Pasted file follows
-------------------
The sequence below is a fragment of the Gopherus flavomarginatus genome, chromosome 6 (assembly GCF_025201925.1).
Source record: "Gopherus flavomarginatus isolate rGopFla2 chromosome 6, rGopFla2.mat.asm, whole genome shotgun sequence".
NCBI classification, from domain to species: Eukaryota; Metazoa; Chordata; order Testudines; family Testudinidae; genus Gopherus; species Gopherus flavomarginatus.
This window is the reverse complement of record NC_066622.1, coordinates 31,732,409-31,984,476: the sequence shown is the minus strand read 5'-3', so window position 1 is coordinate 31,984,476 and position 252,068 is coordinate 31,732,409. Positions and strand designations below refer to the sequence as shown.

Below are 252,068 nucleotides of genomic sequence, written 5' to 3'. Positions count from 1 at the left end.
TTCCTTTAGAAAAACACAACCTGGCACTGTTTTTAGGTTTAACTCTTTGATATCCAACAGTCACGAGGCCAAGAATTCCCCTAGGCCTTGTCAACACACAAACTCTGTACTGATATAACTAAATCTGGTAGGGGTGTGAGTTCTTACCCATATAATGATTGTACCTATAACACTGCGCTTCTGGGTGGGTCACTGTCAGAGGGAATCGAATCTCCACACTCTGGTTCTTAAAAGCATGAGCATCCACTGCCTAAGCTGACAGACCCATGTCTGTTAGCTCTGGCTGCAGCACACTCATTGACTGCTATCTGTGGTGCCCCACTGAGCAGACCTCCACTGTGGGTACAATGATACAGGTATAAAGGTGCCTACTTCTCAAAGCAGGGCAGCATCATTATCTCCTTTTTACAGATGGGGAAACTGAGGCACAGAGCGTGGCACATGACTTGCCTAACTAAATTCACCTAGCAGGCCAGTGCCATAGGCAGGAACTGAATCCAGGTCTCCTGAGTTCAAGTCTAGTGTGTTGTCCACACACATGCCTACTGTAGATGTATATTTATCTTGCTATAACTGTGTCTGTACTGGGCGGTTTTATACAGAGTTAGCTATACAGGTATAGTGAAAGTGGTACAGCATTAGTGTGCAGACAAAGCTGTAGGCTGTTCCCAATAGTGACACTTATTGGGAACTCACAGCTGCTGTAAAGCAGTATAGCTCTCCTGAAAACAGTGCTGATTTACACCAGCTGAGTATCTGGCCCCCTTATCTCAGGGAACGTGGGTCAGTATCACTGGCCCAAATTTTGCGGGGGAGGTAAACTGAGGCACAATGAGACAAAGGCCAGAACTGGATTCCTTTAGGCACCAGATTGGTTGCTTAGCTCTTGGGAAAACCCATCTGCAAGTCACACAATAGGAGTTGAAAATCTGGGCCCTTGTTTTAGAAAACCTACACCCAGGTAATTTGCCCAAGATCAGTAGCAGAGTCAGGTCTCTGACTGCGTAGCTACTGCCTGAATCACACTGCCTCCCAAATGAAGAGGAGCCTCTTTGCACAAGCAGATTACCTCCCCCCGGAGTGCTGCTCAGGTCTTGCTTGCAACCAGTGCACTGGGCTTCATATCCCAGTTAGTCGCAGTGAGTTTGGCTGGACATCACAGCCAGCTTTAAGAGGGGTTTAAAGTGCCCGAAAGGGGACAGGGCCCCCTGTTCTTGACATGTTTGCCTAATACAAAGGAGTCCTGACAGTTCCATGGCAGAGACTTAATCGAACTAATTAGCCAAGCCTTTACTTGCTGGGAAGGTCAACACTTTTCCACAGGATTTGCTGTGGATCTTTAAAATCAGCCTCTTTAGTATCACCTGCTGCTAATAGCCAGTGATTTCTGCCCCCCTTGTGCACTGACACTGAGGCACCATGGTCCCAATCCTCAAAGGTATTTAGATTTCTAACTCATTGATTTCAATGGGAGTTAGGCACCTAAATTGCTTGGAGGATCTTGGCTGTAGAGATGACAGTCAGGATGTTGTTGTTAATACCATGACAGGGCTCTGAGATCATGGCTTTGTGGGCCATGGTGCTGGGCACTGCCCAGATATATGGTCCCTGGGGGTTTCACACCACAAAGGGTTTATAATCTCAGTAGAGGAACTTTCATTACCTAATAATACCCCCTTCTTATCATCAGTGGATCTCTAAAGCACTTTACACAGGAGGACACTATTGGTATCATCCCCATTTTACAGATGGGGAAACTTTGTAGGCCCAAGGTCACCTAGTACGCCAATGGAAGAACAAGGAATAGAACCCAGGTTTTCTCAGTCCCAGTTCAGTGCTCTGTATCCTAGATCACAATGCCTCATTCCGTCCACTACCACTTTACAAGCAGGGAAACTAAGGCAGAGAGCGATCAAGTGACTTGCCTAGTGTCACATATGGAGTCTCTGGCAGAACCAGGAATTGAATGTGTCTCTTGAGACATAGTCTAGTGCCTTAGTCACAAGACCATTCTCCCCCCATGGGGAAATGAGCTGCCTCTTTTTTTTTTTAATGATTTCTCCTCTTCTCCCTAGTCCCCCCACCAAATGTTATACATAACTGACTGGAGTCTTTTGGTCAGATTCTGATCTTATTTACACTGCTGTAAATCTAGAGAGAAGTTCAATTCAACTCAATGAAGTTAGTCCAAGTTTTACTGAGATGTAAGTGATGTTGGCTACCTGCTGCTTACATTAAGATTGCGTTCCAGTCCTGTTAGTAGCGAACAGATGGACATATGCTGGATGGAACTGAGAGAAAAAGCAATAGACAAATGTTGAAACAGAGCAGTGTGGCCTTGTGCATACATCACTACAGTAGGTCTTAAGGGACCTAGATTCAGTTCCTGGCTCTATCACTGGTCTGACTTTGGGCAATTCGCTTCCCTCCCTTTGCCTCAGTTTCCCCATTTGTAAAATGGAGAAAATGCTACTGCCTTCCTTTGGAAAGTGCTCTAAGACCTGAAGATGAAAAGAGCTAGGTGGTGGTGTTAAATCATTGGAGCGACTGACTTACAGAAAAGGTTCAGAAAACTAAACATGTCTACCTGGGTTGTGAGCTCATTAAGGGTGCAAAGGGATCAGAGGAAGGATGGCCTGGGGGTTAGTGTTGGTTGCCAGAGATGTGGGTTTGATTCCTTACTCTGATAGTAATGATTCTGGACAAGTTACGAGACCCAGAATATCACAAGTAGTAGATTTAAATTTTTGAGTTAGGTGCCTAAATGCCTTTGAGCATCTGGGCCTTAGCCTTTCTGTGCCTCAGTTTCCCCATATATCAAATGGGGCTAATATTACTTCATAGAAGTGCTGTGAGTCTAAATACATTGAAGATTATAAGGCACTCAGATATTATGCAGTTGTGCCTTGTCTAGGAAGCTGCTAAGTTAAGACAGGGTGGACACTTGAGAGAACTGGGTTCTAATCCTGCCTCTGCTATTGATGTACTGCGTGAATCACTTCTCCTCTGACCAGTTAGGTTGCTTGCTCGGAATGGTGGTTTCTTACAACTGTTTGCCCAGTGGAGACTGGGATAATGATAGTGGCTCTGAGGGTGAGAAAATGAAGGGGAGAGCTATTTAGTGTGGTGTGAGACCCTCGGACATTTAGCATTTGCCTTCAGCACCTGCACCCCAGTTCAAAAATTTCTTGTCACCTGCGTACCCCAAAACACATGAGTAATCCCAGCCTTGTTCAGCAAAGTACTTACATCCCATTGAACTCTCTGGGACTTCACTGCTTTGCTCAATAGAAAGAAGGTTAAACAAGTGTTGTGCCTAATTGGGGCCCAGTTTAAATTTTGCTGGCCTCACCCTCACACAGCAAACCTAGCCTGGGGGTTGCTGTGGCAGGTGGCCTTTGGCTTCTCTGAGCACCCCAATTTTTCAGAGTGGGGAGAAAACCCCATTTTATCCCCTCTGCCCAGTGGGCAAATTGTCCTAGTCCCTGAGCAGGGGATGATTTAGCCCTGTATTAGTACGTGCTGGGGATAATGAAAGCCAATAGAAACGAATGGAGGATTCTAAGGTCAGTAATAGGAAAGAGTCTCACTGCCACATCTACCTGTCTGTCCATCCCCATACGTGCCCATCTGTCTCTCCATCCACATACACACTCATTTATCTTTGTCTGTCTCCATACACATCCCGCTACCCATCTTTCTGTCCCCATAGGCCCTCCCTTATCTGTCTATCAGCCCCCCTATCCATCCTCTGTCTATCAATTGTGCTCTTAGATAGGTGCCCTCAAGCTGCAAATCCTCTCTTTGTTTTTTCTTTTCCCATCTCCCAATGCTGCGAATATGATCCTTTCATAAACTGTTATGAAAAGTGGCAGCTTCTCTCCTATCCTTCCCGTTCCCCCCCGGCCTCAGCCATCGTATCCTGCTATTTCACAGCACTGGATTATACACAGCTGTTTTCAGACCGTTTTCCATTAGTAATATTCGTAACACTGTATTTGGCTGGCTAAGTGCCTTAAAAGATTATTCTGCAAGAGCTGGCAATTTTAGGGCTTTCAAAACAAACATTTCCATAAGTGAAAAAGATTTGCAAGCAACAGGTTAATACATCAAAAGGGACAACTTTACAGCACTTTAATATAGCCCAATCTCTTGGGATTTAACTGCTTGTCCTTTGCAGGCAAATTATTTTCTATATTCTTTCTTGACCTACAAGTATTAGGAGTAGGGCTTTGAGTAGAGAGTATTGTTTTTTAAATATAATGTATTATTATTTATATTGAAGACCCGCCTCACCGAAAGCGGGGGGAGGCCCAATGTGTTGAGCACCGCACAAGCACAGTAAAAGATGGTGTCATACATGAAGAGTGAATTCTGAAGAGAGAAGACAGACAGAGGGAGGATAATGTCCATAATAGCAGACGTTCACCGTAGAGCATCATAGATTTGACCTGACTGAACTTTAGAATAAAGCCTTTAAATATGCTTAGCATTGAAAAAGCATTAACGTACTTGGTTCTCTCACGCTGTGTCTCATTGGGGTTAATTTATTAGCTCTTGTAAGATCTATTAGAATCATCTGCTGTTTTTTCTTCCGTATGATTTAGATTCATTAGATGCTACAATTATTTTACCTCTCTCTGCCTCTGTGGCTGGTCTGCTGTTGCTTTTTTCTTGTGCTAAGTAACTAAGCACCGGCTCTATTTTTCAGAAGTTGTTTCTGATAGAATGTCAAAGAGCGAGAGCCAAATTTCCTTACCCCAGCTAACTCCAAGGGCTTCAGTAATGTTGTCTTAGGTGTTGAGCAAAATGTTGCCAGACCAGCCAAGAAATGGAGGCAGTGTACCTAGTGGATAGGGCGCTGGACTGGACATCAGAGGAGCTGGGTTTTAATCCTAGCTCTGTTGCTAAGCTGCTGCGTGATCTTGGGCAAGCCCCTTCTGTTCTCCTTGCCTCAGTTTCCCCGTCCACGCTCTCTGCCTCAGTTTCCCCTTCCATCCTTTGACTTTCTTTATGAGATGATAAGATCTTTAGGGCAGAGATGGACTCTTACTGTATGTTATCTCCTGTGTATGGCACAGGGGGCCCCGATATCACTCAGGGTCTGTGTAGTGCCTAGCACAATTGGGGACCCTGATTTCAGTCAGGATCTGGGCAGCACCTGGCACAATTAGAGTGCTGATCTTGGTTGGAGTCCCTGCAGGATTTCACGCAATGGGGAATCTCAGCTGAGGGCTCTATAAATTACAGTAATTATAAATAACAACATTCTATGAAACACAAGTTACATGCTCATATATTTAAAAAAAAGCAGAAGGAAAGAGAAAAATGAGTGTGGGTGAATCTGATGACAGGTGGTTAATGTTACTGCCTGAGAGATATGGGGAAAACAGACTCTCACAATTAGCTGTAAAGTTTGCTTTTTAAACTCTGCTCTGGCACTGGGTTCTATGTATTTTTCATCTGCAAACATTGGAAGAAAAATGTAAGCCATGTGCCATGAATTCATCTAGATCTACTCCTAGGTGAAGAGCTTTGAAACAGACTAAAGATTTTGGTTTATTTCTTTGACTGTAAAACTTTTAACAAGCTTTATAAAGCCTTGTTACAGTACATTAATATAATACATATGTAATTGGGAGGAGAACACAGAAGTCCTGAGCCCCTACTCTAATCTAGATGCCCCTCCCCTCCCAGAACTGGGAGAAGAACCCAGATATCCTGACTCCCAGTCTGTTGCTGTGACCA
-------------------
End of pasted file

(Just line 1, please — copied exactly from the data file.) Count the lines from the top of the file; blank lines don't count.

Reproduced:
The sequence below is a fragment of the Gopherus flavomarginatus genome, chromosome 6 (assembly GCF_025201925.1).